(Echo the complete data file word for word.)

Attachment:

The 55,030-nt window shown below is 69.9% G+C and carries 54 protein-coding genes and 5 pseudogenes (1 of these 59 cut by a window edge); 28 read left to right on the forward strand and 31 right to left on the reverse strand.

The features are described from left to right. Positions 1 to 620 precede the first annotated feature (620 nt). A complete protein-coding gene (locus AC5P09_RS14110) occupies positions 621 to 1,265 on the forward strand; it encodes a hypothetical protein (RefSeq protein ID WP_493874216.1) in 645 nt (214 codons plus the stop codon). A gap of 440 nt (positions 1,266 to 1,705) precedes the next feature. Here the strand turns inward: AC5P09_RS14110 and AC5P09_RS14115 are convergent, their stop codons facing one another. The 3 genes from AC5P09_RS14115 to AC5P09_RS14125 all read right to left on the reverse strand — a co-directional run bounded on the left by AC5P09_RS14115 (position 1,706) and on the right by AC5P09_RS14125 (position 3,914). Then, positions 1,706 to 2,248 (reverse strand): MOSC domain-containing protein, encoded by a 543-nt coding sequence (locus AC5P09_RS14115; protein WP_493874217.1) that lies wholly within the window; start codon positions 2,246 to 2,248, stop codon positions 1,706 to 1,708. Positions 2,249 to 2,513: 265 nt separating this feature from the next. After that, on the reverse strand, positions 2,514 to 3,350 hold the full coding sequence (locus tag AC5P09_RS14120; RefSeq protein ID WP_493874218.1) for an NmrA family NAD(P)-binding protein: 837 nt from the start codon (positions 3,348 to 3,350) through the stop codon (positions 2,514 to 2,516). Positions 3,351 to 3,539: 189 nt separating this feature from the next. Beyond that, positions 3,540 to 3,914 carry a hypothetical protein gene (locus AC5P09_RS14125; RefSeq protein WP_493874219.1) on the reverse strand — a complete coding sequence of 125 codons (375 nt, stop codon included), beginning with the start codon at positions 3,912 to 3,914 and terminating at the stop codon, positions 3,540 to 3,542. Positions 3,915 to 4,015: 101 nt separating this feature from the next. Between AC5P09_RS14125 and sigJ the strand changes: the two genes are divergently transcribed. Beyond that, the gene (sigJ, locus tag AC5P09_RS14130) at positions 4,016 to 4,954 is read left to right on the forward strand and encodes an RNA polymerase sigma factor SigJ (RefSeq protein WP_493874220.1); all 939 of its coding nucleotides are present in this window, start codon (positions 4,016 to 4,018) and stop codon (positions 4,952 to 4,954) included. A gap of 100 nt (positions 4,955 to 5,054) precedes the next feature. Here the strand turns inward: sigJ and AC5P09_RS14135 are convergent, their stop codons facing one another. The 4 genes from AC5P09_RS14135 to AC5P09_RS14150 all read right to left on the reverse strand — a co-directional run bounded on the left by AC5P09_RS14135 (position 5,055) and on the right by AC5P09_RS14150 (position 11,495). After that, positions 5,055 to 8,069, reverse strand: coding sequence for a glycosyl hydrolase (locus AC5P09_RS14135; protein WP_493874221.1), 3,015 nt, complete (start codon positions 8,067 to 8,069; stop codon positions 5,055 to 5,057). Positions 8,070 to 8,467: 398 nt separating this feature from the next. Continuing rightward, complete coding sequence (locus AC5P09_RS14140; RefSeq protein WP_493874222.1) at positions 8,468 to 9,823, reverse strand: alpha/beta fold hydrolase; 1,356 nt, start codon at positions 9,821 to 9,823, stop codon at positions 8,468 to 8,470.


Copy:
The 55,030-nt window shown below is 69.9% G+C and carries 54 protein-coding genes and 5 pseudogenes (1 of these 59 cut by a window edge); 28 read left to right on the forward strand and 31 right to left on the reverse strand.

The features are described from left to right. Positions 1 to 620 precede the first annotated feature (620 nt). A complete protein-coding gene (locus AC5P09_RS14110) occupies positions 621 to 1,265 on the forward strand; it encodes a hypothetical protein (RefSeq protein ID WP_493874216.1) in 645 nt (214 codons plus the stop codon). A gap of 440 nt (positions 1,266 to 1,705) precedes the next feature. Here the strand turns inward: AC5P09_RS14110 and AC5P09_RS14115 are convergent, their stop codons facing one another. The 3 genes from AC5P09_RS14115 to AC5P09_RS14125 all read right to left on the reverse strand — a co-directional run bounded on the left by AC5P09_RS14115 (position 1,706) and on the right by AC5P09_RS14125 (position 3,914). Then, positions 1,706 to 2,248 (reverse strand): MOSC domain-containing protein, encoded by a 543-nt coding sequence (locus AC5P09_RS14115; protein WP_493874217.1) that lies wholly within the window; start codon positions 2,246 to 2,248, stop codon positions 1,706 to 1,708. Positions 2,249 to 2,513: 265 nt separating this feature from the next. After that, on the reverse strand, positions 2,514 to 3,350 hold the full coding sequence (locus tag AC5P09_RS14120; RefSeq protein ID WP_493874218.1) for an NmrA family NAD(P)-binding protein: 837 nt from the start codon (positions 3,348 to 3,350) through the stop codon (positions 2,514 to 2,516). Positions 3,351 to 3,539: 189 nt separating this feature from the next. Beyond that, positions 3,540 to 3,914 carry a hypothetical protein gene (locus AC5P09_RS14125; RefSeq protein WP_493874219.1) on the reverse strand — a complete coding sequence of 125 codons (375 nt, stop codon included), beginning with the start codon at positions 3,912 to 3,914 and terminating at the stop codon, positions 3,540 to 3,542. Positions 3,915 to 4,015: 101 nt separating this feature from the next. Between AC5P09_RS14125 and sigJ the strand changes: the two genes are divergently transcribed. Beyond that, the gene (sigJ, locus tag AC5P09_RS14130) at positions 4,016 to 4,954 is read left to right on the forward strand and encodes an RNA polymerase sigma factor SigJ (RefSeq protein WP_493874220.1); all 939 of its coding nucleotides are present in this window, start codon (positions 4,016 to 4,018) and stop codon (positions 4,952 to 4,954) included. A gap of 100 nt (positions 4,955 to 5,054) precedes the next feature. Here the strand turns inward: sigJ and AC5P09_RS14135 are convergent, their stop codons facing one another. The 4 genes from AC5P09_RS14135 to AC5P09_RS14150 all read right to left on the reverse strand — a co-directional run bounded on the left by AC5P09_RS14135 (position 5,055) and on the right by AC5P09_RS14150 (position 11,495). After that, positions 5,055 to 8,069, reverse strand: coding sequence for a glycosyl hydrolase (locus AC5P09_RS14135; protein WP_493874221.1), 3,015 nt, complete (start codon positions 8,067 to 8,069; stop codon positions 5,055 to 5,057). Positions 8,070 to 8,467: 398 nt separating this feature from the next. Continuing rightward, complete coding sequence (locus AC5P09_RS14140; RefSeq protein WP_493874222.1) at positions 8,468 to 9,823, reverse strand: alpha/beta fold hydrolase; 1,356 nt, start codon at positions 9,821 to 9,823, stop codon at positions 8,468 to 8,470.